Falwell's brother-in-law, Sam Pate, runs an agency that buys television and radio time for "The Old-Time Gospel Hour." Pate's firm was paid a total of $183,000 in 1979 and 1980, according to the audits.

Pate was one of the employes fired by a committee composed of five prominent Lynchburg businessmen who took over the ministries' financial operations in 1973, following a lawsuit by the Securities and Exchange Commission. The SEC charged the ministries with "fraud and deceit" and "gross insolvency" in the sale of $6.6 million in church bonds to raise money for Falwell's operations.

That committee, the equivalent of a receivership, was disbanded in 1977 by a federal judge. As a result of a consent decree, Falwell agreed to pay back money raised in the bond sale and the SEC agreed to erase the words "fraud and deceit" from its complaint. Last year the "Gospel Hour" returned to the bond market, this time through the sale of $6.5 million worth of five-year bonds in order to repay other loans and consolidate debts.

"No bank would loan us that much," said DeWitt Braud, the chief executive officer of the "Gospel Hour," who earned $100,000 last year in salary and expenses. Braud has said that bonds give the "Gospel Hour" considerably more freedom in how money is spent than do bank loans.

Falwell blamed financial "ignorance" for his earlier troubles with the SEC.

That would be the most charitable assessment of his decision in 1979 to transfer the health insurance policies of "Gospel Hour" employes from Blue Cross and Blue Shield to a newly formed, Texas-based "Christian" insurance company.

The company, Ministers Benefit Trust, had earlier been barred from doing business in Florida and was placed in receivership last year by a Texas judge. An investigation by the Labor Department and Texas insurance authorities revealed it was unlicensed, had assets of about $128 and unpaid claims totaling nearly $300,000.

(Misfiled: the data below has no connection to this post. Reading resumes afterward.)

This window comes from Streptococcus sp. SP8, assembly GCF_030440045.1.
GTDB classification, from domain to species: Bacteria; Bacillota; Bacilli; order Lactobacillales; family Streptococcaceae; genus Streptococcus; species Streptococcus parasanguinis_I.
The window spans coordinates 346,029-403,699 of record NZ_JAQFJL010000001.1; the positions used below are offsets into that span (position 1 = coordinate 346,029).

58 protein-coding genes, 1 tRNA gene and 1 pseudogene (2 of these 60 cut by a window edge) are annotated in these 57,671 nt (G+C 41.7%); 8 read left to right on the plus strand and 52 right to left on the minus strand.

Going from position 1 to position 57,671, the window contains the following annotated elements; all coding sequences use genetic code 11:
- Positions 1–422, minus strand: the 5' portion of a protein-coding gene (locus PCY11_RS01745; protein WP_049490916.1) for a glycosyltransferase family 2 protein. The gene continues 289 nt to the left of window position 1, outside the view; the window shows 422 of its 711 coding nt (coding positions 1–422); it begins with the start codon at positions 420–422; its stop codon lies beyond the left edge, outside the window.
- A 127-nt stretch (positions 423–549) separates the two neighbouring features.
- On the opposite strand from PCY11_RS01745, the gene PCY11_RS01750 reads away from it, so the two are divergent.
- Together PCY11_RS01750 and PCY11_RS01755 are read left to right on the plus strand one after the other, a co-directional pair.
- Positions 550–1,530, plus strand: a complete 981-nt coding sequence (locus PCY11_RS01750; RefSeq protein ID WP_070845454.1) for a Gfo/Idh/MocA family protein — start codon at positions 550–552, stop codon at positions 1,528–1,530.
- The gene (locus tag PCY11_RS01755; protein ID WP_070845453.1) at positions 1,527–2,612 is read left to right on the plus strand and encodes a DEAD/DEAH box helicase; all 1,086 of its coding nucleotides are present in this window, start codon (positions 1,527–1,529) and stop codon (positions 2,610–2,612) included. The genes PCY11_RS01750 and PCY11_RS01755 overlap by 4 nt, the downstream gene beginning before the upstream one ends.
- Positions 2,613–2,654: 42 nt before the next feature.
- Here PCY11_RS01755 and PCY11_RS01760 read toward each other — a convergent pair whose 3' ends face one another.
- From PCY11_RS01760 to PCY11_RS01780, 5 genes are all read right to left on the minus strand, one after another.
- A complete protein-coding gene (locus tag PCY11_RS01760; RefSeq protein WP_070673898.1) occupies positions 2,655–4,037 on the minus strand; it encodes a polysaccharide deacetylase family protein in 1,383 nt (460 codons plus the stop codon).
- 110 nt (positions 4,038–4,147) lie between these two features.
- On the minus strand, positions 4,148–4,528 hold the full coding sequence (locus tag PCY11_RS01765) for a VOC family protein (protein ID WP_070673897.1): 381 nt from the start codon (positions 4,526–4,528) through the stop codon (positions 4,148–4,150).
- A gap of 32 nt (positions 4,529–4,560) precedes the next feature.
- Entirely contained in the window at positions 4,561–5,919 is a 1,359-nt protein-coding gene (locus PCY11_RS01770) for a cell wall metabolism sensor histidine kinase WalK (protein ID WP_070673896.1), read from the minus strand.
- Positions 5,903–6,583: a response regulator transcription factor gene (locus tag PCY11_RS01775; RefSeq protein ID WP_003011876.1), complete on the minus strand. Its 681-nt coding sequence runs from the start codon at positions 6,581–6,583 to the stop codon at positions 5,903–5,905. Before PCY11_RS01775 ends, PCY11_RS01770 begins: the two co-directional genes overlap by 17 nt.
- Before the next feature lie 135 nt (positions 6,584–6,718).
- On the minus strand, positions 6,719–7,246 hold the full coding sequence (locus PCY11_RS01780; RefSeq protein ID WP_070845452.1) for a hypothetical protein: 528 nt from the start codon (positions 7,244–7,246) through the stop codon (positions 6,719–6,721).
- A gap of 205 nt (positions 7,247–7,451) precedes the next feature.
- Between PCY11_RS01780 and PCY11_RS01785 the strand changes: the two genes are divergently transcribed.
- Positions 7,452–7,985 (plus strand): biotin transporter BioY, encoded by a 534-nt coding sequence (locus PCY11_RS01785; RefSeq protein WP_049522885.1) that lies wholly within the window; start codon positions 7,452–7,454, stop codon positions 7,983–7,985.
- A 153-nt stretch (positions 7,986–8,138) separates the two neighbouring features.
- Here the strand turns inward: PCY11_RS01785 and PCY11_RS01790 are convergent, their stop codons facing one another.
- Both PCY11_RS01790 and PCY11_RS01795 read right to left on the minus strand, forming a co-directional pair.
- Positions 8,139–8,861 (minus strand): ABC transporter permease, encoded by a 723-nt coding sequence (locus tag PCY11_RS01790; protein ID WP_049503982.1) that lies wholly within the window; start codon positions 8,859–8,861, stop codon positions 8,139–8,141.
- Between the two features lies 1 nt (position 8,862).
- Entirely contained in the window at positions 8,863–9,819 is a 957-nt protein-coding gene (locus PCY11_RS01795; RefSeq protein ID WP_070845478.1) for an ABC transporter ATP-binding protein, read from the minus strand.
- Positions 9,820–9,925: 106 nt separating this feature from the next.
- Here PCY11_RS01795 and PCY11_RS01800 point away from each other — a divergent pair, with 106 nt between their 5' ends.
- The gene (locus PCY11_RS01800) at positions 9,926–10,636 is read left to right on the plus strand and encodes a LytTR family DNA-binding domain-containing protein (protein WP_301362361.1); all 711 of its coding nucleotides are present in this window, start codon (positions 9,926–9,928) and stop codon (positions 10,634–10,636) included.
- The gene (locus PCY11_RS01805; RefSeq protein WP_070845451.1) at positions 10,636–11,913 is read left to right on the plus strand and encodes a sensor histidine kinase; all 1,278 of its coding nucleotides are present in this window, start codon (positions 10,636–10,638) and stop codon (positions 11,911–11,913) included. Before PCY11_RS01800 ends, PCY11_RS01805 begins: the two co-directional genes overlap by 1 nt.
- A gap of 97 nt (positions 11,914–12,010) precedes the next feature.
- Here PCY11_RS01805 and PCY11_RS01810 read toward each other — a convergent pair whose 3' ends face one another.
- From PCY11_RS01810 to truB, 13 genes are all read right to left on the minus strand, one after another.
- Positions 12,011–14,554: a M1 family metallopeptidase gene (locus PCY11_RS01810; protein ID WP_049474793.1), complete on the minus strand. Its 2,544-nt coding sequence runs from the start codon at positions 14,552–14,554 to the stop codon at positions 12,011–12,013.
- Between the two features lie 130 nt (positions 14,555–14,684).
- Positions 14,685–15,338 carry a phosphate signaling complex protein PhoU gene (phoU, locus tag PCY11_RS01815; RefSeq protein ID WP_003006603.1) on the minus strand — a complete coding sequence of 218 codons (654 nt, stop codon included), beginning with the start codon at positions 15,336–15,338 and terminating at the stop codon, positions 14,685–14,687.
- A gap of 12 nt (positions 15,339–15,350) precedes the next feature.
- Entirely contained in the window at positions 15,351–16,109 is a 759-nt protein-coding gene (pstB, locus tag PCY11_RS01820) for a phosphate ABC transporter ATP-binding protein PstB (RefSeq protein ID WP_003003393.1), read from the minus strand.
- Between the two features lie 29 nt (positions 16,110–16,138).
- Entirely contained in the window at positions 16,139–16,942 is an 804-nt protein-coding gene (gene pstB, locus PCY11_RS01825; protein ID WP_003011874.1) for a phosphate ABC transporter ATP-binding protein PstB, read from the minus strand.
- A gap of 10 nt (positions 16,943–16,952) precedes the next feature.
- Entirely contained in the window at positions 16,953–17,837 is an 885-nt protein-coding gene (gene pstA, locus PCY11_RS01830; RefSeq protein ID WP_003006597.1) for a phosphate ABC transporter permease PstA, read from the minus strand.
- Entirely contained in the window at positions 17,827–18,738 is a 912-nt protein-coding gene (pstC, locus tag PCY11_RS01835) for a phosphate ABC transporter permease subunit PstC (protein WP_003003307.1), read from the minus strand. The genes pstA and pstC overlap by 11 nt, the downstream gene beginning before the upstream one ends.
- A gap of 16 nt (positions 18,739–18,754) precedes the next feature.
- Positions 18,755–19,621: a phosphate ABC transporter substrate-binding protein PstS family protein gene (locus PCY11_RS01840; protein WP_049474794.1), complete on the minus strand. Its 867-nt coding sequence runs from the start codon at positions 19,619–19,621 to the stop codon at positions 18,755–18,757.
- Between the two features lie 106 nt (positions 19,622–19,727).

While authorities were probing complaints that claims, including those of Falwell's employes were not being paid, the ministry signed a $50,000 contract with Bob Browning, the insurance company's administrator, to study the feasibility of building a retirement village in Lynchburg for the ministry.

Browning said that several months before the "Gospel Hour" swtiched insurance companies, he introduced Falwell to the Heitner Corp., the St. Louis firm that underwrote the $6.5 million bond issue. Both Falwell and Browning say that the insurance deal was not consummated in exchange for the bond issue.

Another business deal that proved embarrassing to Falwell involved the late F. William Menge, a self-described Christian businessman from the Midwest.

In 1977 Menge, then on probation for securities fraud in Missouri, moved to Lynchburg. He became a close friend of Falwell and joined the board of the "Gospel Hour."

"Mr. Menge told me that he and his family wanted to do substantial things for Liberty Baptist College," Falwell recalled.

Menge did arrange a $500,000 loan for the ministry with his wealthy mother-in-law, and in 1978 accompanied Falwell on a trip to the Middle East. There Falwell met with Israeli Prime Minister Menachem Begin, Egyptian President Anwar el-Sadat, and Jacob Levinson, chairman of the Bank Hapoalim, the biggest bank in Israel.

Menge also used his association with the "Gospel Hour" to arrange nearly $9 million in loans on which he later defaulted. Some were for a travel agency that was supposed to arrange tours to the Holy Land. When Menge filed for bankruptcy last June, three months before his death, he listed among his creditors the Bank Hapoalim and Ashraf Bakir, Sadat's appointments secretary.

By that time, however, Menge and Falwell were not speaking. Falwell said that in 1978 when he and other Gospel Hour officials learned Menge was improperly using his connection with Falwell, Menge was voted off the "Gospel Hour" board.

Last September, Menge was decapitated after being thrown from his tractor. A coroner ruled the death an accident.

"If there's a guy with bad judgment, it's Jerry Falwell," Falwell said of his alliances with Browning and Menge. "If I have a chink in the armor that's it."

But some of those who know him well say that the biggest chink in Falwell's armor may be his ego and the grandiose plans he has for his empire.

"Jerry has an astounding amount of faith that things will work out," said a businessman who worked for Falwell and tried unsuccessfully to convince the preacher that his penchant for deficit spending could have disastrous consequences. "If there's one thing Jerry is, it's a great salesman. So far he's been able to bail himself out."